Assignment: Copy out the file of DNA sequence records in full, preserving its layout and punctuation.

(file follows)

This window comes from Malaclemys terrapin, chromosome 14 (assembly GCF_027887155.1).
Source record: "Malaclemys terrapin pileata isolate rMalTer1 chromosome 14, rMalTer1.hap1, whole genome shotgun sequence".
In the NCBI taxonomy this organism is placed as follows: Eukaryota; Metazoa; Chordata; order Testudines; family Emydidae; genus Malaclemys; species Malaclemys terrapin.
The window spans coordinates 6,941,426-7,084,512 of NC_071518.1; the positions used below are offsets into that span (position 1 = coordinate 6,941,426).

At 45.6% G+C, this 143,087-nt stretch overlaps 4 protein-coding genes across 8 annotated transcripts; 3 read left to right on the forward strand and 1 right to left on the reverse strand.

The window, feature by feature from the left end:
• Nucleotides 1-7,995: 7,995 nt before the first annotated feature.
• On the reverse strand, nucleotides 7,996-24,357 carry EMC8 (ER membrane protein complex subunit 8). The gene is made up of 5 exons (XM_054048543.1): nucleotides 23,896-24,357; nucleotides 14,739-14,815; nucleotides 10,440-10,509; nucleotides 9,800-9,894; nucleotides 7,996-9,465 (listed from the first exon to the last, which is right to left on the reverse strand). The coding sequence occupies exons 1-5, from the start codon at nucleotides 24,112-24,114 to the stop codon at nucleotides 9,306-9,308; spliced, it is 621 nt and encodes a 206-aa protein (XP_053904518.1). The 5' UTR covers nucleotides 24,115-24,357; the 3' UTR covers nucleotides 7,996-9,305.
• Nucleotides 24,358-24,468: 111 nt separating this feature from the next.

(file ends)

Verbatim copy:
This window comes from Malaclemys terrapin, chromosome 14 (assembly GCF_027887155.1).
Source record: "Malaclemys terrapin pileata isolate rMalTer1 chromosome 14, rMalTer1.hap1, whole genome shotgun sequence".
In the NCBI taxonomy this organism is placed as follows: Eukaryota; Metazoa; Chordata; order Testudines; family Emydidae; genus Malaclemys; species Malaclemys terrapin.
The window spans coordinates 6,941,426-7,084,512 of NC_071518.1; the positions used below are offsets into that span (position 1 = coordinate 6,941,426).

At 45.6% G+C, this 143,087-nt stretch overlaps 4 protein-coding genes across 8 annotated transcripts; 3 read left to right on the forward strand and 1 right to left on the reverse strand.

The window, feature by feature from the left end:
• Nucleotides 1-7,995: 7,995 nt before the first annotated feature.
• On the reverse strand, nucleotides 7,996-24,357 carry EMC8 (ER membrane protein complex subunit 8). The gene is made up of 5 exons (XM_054048543.1): nucleotides 23,896-24,357; nucleotides 14,739-14,815; nucleotides 10,440-10,509; nucleotides 9,800-9,894; nucleotides 7,996-9,465 (listed from the first exon to the last, which is right to left on the reverse strand). The coding sequence occupies exons 1-5, from the start codon at nucleotides 24,112-24,114 to the stop codon at nucleotides 9,306-9,308; spliced, it is 621 nt and encodes a 206-aa protein (XP_053904518.1). The 5' UTR covers nucleotides 24,115-24,357; the 3' UTR covers nucleotides 7,996-9,305.
• Nucleotides 24,358-24,468: 111 nt separating this feature from the next.